Hiking Maple Lake
In the Mountains above Mapleton, Utah, a challenging course and exquisite beauty lie in the wooded area. The hike to what is know as Maple Lake is popular to the locals from the Mapleton/Springville area, but not many other people know about it.
In the same area there is Provo canyon, Diamond Fork Canyon, Spanish Fork Canyon and Hobble Creek Canyon, so many times the small Mapleton Canyon is overlooked, forgotten or never even known of. Despite its size as a smaller canyon in the area, I believe it to be one of the prettiest I have ever seen.
The hike begins at the top of Whiting Campground in Mapleton. It is about 10 miles all together at a steep incline all the way to the top. Depending on the pace of your group this hike could take anywhere from 4-8 hours.
The group I traveled in took a fairly slow pace due to the fact that there were 8 of us. We rested a lot and goofed off, and once we had reached our two destinations we stayed for quite a while at both and the nearby mountain summit. So in all, we started at about 7:30 am and finished at about 5 pm! We made it quite a long day of hiking!
It was well worth it! This part of the Wasatch Front looks similar to the Heber area, but has its own distinctions that make it its own. There are many aspens and pine trees, surrounded by wildflowers and of course the beautiful riverbank.
My group played games and talked the whole way up the trail. There were hills that were still completely covered in snow, and we laughed as we fell through and got our legs stuck periodically. We enjoyed resting on the trail, snacking, singing, and just made a ton of fun out of it.
It was still early in the season (end of May), and the weather was chilly. The people that had the best luck seemed to be those who dressed in layers. It is cold around the snow and up at the lake where it is high-elevation. But there were some times when you were grateful you had shorts underneath your sweatpants! Be sure to have good, broken in hiking shoes, and a warm jacket over a warmer-weather shirt. The snow most likely melts by the end of June, depending on the year. The August weather would make the hiking conditions extremely warm. Make sure to have a Camelback or a couple of water bottles no matter what season you hike Maple Lake in.
After the snowfields and a couple more hills, hikers will hit the small lake. It is formed by the snow and water runoff from the peaks. It dries up later in the summer but when we were there it was as full as ever! We stayed and rested at the lake, ate lunch and played around for quite a while. My friends noticed a large log resting in the water. It was slightly hollowed and looked like it could potentially be a kind of a boat. Well it wasn't ideal, but it did work for me. It was fun and it passed the time. Once it started leaking and breaking apart we figured that the water was too cold to risk trying it more!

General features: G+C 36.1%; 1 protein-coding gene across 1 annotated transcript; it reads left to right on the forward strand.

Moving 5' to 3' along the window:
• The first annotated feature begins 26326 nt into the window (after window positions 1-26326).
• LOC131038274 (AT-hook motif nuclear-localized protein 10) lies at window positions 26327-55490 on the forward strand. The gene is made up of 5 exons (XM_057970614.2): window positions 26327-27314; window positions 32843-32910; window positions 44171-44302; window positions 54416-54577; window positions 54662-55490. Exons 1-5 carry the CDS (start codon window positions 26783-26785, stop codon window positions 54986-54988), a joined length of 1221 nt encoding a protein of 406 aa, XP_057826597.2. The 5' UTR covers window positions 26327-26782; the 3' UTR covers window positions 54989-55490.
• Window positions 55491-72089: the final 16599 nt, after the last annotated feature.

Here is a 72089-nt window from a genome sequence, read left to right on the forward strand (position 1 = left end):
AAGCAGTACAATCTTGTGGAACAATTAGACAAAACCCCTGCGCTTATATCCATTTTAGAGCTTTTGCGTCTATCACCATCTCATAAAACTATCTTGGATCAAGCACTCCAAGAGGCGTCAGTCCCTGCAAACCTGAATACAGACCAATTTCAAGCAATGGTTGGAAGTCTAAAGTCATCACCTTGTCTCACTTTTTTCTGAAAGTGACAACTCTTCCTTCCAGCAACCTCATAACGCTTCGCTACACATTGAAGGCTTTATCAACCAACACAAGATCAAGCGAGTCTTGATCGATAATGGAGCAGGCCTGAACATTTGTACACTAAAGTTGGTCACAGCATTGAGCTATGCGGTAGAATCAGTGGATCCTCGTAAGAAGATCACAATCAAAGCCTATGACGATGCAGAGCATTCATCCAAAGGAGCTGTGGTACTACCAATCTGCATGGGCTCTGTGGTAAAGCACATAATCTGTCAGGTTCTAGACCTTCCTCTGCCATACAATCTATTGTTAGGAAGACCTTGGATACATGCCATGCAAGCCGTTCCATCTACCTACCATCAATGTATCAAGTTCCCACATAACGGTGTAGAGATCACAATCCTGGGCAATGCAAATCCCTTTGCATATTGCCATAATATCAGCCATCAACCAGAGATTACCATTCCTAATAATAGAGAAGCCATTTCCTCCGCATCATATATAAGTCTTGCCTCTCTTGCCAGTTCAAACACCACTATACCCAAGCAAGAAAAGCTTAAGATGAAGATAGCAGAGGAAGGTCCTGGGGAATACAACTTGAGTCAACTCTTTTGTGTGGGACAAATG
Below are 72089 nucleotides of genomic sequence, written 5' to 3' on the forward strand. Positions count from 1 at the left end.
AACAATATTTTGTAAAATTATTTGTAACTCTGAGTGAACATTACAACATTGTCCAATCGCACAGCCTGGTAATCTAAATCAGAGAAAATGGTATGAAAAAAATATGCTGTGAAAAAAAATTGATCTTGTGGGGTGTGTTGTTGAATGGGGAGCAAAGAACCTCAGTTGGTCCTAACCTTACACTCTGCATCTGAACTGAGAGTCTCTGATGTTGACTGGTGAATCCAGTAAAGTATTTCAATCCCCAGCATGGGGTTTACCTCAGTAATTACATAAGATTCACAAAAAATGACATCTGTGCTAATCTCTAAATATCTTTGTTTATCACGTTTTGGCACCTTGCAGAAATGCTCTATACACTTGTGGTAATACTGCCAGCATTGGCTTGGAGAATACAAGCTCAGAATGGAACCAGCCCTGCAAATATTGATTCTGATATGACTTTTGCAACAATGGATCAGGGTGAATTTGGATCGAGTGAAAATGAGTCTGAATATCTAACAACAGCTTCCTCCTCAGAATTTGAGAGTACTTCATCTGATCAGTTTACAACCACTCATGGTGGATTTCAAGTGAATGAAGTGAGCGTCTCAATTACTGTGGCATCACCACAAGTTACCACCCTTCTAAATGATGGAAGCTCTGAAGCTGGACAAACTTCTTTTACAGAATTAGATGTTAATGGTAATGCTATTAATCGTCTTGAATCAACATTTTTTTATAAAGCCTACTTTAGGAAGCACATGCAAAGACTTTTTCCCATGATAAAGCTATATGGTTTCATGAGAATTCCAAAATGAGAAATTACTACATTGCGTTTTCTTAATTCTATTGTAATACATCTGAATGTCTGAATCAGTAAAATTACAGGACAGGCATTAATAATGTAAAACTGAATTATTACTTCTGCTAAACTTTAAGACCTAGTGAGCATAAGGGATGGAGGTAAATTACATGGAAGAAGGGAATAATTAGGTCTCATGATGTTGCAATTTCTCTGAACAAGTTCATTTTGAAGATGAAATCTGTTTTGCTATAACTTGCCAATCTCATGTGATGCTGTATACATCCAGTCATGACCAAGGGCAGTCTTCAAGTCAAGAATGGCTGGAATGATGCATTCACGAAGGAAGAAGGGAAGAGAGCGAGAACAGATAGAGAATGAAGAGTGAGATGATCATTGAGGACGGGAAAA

Our group then decided to hike up to the summit that overlooks the entire Utah Valley. As we started hiking up a ridge, it was decided that it was too snowed in to go up to the summit, but the next peak over looked passable. The summit is the highest point in the area, but the peak that we hiked to was only slightly lower. It was beautiful and entirely worth it. We ended up directly above Spanish Fork but could see past Payson, and all the way to Point of the Mountain. None of us could believe that that hike took us so far up!
After signing our names on a bottle message we found on top (it told us to leave our names and when we were there - we decided to head back down. Downhill turned out to be a whole lot easier, in fact almost no effort at all, the whole 400 yards (just estimating) back to the lake. One face of the mountain was entirely a rockslide. And after two steps and falling, we all found it easier to just sit down and navigate with our legs and hands. Down about 200 feet we went. (And my pants didn't even rip!) Then we walked straight by a stream for a minute, which was followed by snow glaciers. The snowy hill took us straight down beside the lake and our packs. Rather than climbing down such a steep slope we easily decided to sled down on our bottoms! It was great, and very steep (meaning fast!). Four of us even decided to climb back up the big hill and do it again! It seemed colder that time, but to me it was so worth it.
Our group then split into two groups of four. Some people had to be back earlier than others, so four of them took off while the rest of us waited for to all reunite back at the lake. Once the rest of us were set to go, we were back on the trail going home.
We took a different route back than we did up. We followed a small trail beside the river until it took us back to the main trail. We got the opportunity to slide down some more snowfields and fall into the river some more! No, not all of us fell in, just me. It was sad. And cold. But the way back was even more dazzling, I thought. The trail was shaded by trees and the sun was streaming in. It was better overall because it was a lot easier than the way up! But both ways, no matter the trail, was as gorgeous as nature ever was.
It is a great area for family traditions, friends to have an adventure or even alone to collect your thoughts and test your strengths!